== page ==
Sunday, December 28, 2014

Badlands (A.K.A. Truck Key Eaters)

As my previous post mentioned the badlands in Little Missouri State Park, I decided to actually do a little research and learn more about why the badlands are the way they are.

Because this is what I think of when I hear the word "desolate."
I'll get all scientificky in a minute.  Let me first describe the badlands in my own terms:

The badlands consist of hilltops that are constantly changing.  Rain and wind cause the hillsides to, quite literally, fall down in these huge chunky slices....line a cinnamon roll that is so gooey it won't stay rolled up.  If you stare at these chunks of hillside long enough, you can actually see how their stratigraphy lines up with the newly exposed sides of the hills.  As the land slides downward, it creates these steps along the hillside.  Kind of like this:

Isn't it nice of nature to give you steps for hiking?!
The soil in North Dakota's badlands is (in my experience) exactly like the all the other soil of the northern plains:  gumbo.  Given that these badlands are in the northern plains, I suppose my observation is simply the most astute observation ever.  You're welcome!

Anywho, the soil gets slippery and slimy with even the smallest amount of moisture.  

On that note, we'll move on to the actual science stuff I found online.  A brief list of badlands in the U.S. includes:  

1.  Makoshika State Park, Montana
2.  Badlands National Park, South Dakota
3.  Theodore Roosevelt National Park, North Dakota (this is where my truck key is!)
4.  Toadstool Geologic Park, Oglala National Grassland in northwestern Nebraska
5.  Dinosaur National Monument in Colorado and Utah
6.  Hell's Half-Acre, Natrona County, Wyoming......what a fantastic name!  
7.  El Malpais National Monument, New Mexico

In each of these settings you get land formations that consist of:  
Soft sedimentary rock that has been extensibly eroded in a dry climate by water and wind, creating a typical scenery of sharp spires, gullies, and ridges (NPS 2014)
They aren't exaggerating when they describe it like that.....

Scenic overview of Roosevelt National Park.

To tie all this in with archaeology in general, places like the badlands in North Dakota, can be either incredibly rich in archaeological materials, or a complete waste of tax dollars.  My day in the field resulted in finding one fossil.  No human made stuff.  Just. One. Fossil.  I don't even really do fossils.  I mean, as the BLM's ND state archaeologists, we're responsible for identifying, recording, and preserving paleontological resources, but......I have no idea what these things are!  I mean, I can tell you that rock looks just like a bone, ergo fossil.  But I can't tell you anything else.  T-rex in all his little arm glory could be creeping out of the side of a hill at me and I probably wouldn't notice.

Rumor has it that even the Plains Indians called the badlands, "bad lands."  And the North Dakota State Parks and Recreation's website says that the badlands have been called "The Land God Forgot."  Wow.  So melodramatic.

Why is this all melodramatic?

What a fantastic question!  You see, the badlands are teeming with life.  First....trees.  Let's compare the following photos:

Little Missouri River State Park:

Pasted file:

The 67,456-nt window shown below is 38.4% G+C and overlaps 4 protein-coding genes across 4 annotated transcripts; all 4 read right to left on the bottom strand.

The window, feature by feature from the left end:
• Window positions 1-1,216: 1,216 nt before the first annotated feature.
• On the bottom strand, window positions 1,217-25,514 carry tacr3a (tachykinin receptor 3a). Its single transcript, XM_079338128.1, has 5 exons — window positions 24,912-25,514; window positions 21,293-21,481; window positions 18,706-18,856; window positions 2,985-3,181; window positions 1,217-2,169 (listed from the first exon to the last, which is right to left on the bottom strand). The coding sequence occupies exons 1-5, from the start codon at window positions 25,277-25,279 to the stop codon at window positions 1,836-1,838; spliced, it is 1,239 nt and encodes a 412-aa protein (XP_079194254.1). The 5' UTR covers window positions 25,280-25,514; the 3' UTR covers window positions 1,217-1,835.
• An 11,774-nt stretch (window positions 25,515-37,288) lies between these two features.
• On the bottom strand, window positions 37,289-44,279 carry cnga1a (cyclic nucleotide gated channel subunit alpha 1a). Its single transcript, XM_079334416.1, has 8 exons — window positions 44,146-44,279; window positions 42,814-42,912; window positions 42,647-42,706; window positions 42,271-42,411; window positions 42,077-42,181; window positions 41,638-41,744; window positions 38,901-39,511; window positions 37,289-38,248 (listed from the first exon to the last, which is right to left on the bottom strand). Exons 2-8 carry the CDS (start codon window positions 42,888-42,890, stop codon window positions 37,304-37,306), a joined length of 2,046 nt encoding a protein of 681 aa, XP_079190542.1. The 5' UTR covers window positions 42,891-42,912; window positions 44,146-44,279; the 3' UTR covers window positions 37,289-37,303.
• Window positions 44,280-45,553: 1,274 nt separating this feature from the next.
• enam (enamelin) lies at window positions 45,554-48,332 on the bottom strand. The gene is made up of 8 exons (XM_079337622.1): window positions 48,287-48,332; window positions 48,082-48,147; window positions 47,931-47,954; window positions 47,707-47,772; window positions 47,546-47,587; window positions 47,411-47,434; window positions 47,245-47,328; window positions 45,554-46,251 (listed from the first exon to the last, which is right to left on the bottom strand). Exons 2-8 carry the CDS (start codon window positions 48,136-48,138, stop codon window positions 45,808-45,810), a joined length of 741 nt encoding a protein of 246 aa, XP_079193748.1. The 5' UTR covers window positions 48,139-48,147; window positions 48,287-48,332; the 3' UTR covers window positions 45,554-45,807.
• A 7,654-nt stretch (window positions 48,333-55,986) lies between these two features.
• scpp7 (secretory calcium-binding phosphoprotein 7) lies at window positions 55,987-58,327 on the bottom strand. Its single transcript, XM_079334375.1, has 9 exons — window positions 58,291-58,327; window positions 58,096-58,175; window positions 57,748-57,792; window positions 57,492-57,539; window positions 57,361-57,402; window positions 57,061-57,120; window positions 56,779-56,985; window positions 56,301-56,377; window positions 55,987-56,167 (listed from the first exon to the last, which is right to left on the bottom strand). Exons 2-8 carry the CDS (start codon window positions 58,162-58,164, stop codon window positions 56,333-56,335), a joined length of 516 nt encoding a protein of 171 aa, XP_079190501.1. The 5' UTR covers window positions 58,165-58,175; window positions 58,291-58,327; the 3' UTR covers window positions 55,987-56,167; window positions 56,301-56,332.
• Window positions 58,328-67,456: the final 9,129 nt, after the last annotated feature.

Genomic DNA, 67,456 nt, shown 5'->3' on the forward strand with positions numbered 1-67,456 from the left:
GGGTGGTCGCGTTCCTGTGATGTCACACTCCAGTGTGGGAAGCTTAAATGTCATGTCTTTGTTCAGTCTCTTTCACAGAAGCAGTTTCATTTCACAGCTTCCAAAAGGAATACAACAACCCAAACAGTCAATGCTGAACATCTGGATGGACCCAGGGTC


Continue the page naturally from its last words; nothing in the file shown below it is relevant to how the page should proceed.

The North Unit of Roosevelt National Park....I'm on top of a hill already to give some perspective in scale.


Helllllooooooo out there!!!  *silence*


Second:  wildlife.

If you're expecting a photo of animals in the badlands, I apologize.  The only things alive I saw in the field were a crap ton of rodents...not sure what kind, either.  They were scurrying under the snow.  However, I do know that bats, white-tailed deer, antelope, mule deer, bison, birds, birds of prey, wolves, coyotes, rabbits.....ticks, get the point, right?  LOTS of life.

Imagine how easy it would be to hunt amongst all those hills!  All anyone/animal would have to do is get high up and go for the animals down between the hills.  I wouldn't be surprised one bit to find dozens, hundreds, thousands of buffalo kill sites in the badlands.  Bison stampede pretty awesomely.  Chase them off a cliff, or up a gully into a dead end and voila!  Easy pickings.

What the badlands aren't that great for, given the hill's tendencies to fall out from under you, is farming. So I guess there's that.

Oh, and hiking with vehicle keys in back pockets.  Just don't.  I promise you it isn't fun standing on an oil well pad access road waiting for help, whilst a large well is being drilled not 1,000 feet away from you.  And that may sound far, but with how massive the drills are, it may as well have been 100 feet.

So, there you have it.  I highly recommend visiting North Dakota to see Theodore Roosevelt National Park.  There is camping, horseback riding, a petrified forrest, bison, the Missouri River, and Roosevelt's Elkhorn Ranch (which also happens to be a registered Historic Place).

Friday, December 26, 2014

Holy life changes, Batman!

The title totally says it all, and is exactly why I haven't done a post in....oh.....6 months?  8 months?

Not much archaeology in this post, I'll save that for the next one.

But, in a nutshell:

Had a baby and three weeks after moved 2,000 some odd miles west to the Gateway to the I guess midwest.  But!  I like saying I live in the west; brings to mind all sorts of nefarious outlaws of olden times (thank you 9 year old daughter for that phrase!).